3 tips for talking to kids with ADHD who are discovering their queer identity

3 ways to support kids with learning & thinking differences who are also discovering their queer identity. Pride Flags.

At a glance

  • Young people with ADHD may also identify on the LGBTQIA+ spectrum.

  • Planning ahead can help you to talk with your child about gender, sexuality, and neurodivergence.

  • Kids with ADHD may benefit from visual tools during these conversations.

Many people — young and old — who learn and think differently also identify somewhere on the LGBTQIA+ spectrum. This intersection of identities can be a lot to manage, especially for kids. They might feel more isolated by having two “labels.” Or they might be bullied for their differences. 

As a queer, nonbinary, neurodivergent human, I was bullied throughout school. Now I create training programs to ensure that every child is included in their community.

It’s important for you and your child to talk about the unique challenges — and strengths — of being queer and neurodivergent. But before you can do that, you first need to be comfortable talking about the fluidity of gender and sexuality.

Here are three ways that you can talk with your child, support them, and be their ally. 

1. Learn about the lived experiences of queer, neurodivergent people.

As an adult in your child’s life, you need to be prepared to talk with your child about their identities. Think of it in a similar way to how you prepared to talk with your child about learning and thinking differences. You may have had to educate yourself, especially if ADHD was new to you. The same thing applies here.

Talk with other families who have queer kids with ADHD. You can find families who are having similar experiences through organizations like PFLAG.  

It can also help to read, watch, or listen to content created by neurodivergent and queer people and organizations. Look for content that focuses on the joy and strengths of neurodivergence, genders, and sexualities. 

You can also look for content that’s aimed at kids or adolescents and share it with your child. You might say, “I’ve been reading personal stories online by queer people with ADHD. I’m learning how their neurodivergence and gender show up in their lives. Would you like to look with me?”

2. Talk about gender and sexuality with your child when they’re ready. 

You may want to jump right in and support your child. But it’s best to let your child take the lead. Don’t push, but make sure your child knows the door is open whenever they feel ready. For example, you could say, “I’m looking forward to talking to you about your gender and/or sexuality, but there’s no rush. I’ve been learning from others who identify as queer and neurodivergent. I’m here whenever you’re ready to talk.” 

Kids with ADHD can benefit from having visuals to guide the conversation. Try exploring the Gender Unicorn together, a tool for understanding gender and sexuality. You can print out a copy for each of you. Each person can note where they fall on the gender and sexuality spectrum.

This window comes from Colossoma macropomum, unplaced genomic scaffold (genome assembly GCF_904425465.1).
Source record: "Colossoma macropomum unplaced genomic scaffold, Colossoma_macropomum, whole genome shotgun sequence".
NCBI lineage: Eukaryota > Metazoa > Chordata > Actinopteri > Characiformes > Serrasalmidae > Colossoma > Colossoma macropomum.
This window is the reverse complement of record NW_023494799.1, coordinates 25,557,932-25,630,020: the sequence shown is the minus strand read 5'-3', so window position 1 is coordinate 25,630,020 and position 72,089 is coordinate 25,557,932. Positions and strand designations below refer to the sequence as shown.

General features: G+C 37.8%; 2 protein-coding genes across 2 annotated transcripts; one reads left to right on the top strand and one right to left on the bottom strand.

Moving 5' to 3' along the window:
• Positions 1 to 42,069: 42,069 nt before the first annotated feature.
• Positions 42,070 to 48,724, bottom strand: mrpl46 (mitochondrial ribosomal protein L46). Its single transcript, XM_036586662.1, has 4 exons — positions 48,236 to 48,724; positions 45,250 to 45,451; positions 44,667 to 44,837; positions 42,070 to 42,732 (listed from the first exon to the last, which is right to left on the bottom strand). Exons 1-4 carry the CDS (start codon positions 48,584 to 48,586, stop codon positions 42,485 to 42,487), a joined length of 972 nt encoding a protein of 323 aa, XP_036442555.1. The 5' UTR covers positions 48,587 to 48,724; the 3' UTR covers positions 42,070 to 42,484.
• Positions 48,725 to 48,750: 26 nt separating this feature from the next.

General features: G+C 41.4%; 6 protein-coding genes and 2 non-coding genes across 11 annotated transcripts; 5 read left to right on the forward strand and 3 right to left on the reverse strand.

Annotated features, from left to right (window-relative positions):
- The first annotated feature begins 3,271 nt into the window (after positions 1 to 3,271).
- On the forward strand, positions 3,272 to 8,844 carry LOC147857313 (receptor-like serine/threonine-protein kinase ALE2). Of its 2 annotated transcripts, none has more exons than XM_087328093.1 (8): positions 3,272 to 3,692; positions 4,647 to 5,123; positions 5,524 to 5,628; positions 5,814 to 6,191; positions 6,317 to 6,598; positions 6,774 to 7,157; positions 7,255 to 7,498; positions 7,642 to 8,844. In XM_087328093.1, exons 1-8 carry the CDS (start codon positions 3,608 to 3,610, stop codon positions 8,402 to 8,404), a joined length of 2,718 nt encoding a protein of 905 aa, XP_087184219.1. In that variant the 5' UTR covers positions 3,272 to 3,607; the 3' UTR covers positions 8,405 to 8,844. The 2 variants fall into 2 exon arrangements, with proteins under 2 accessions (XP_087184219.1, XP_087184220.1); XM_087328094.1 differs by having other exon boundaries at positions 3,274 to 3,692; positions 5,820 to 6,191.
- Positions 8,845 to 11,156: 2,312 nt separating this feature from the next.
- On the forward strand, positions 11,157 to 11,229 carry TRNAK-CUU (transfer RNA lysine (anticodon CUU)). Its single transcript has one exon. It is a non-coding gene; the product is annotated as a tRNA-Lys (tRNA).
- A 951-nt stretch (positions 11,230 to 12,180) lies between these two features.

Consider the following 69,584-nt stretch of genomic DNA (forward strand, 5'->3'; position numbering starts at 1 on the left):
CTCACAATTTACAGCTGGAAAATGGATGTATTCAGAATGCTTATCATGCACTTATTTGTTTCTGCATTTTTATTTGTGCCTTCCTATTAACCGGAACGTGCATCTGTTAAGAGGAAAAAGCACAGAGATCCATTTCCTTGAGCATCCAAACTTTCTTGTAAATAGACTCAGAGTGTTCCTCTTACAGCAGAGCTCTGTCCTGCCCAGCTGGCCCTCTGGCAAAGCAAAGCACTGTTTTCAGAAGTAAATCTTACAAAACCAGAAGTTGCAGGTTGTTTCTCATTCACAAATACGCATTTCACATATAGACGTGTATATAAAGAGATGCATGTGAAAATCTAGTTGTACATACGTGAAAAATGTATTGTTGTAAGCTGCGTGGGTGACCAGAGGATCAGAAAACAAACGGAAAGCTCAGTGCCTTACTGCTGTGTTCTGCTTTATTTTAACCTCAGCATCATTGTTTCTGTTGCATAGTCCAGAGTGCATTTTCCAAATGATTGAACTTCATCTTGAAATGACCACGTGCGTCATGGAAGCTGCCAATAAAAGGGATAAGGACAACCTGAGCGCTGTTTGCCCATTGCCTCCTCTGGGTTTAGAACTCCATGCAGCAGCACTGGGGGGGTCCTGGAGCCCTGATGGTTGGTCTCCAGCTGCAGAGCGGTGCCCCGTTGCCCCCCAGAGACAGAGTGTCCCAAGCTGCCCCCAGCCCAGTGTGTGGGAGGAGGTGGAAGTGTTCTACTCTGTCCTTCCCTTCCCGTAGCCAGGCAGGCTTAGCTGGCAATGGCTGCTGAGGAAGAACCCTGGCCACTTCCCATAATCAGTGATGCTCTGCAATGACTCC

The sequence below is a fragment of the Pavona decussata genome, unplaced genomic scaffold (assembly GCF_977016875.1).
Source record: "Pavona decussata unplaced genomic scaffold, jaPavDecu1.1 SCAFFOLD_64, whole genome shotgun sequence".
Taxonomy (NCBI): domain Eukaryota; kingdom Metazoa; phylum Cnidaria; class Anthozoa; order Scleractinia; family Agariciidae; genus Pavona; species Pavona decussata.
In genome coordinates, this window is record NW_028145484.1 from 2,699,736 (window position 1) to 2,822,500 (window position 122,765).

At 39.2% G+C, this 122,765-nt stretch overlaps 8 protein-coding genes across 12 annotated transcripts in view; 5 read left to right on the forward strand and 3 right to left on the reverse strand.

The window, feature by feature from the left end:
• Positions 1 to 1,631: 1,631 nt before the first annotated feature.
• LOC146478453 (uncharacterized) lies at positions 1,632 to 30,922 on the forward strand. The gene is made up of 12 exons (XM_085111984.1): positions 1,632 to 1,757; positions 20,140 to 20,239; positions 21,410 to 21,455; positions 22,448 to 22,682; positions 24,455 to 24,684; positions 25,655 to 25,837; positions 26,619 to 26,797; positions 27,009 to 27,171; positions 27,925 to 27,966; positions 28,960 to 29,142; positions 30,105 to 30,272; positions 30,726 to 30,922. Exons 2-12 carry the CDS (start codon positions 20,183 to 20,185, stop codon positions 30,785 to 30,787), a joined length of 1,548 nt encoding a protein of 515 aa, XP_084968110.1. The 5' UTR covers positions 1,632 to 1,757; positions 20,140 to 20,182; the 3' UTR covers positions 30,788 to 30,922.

Ask your child which words they want you to use when talking about them and their gender or sexuality. Let them know that it’s OK to change their mind as they learn more. You might ask, “What words feel good for me to use right now? If you aren’t sure yet, that’s OK. We can keep learning. You get to decide when and how we will talk about it.” 

3. Be patient and flexible. 

Conversations like these take a lot of emotional work and vulnerability — from you and from your child. Kids with ADHD tend to feel emotions more intensely. The emotions also last longer and can get in the way of everyday life. If your child has a hard time managing their emotions, acknowledge how they seem to be feeling. Give them time to calm down if they need it. 

If your child is ready to talk with other people about their gender and sexuality, take it one person at a time. Your child may feel differently about telling different people. They may only want certain people to know. They may want to tell some people by themselves. Or they want you to tell people for them. Be understanding if your child changes their mind, and follow their lead.  

Be flexible with pronouns, too. Your child may change their pronouns or where they want them used from day to day or week to week. For example, they may want to use their pronouns at the doctor’s office. But they might not want you to use them when talking to your friends. Ask if you’re not sure.

Talking about these identities will help your child feel more seen and confident about exploring who they are. And once you’re comfortable talking about this together, you can talk about the challenges and strengths that come with being queer and neurodivergent. 

Feel free to have these conversations, including exploring the Gender Unicorn, with all of your family members. Having these talks together can help normalize identities and take the focus away from your child being different. Plus, we all benefit from learning about ourselves and each other. 

Looking for more resources to support your child?  

Key takeaways

  • It’s important for you and your child to be comfortable talking about gender and sexuality together.

  • These conversations take a lot of emotional work, patience, and flexibility. 

  • Talking about gender and sexuality can help your child feel confident and less alone. 


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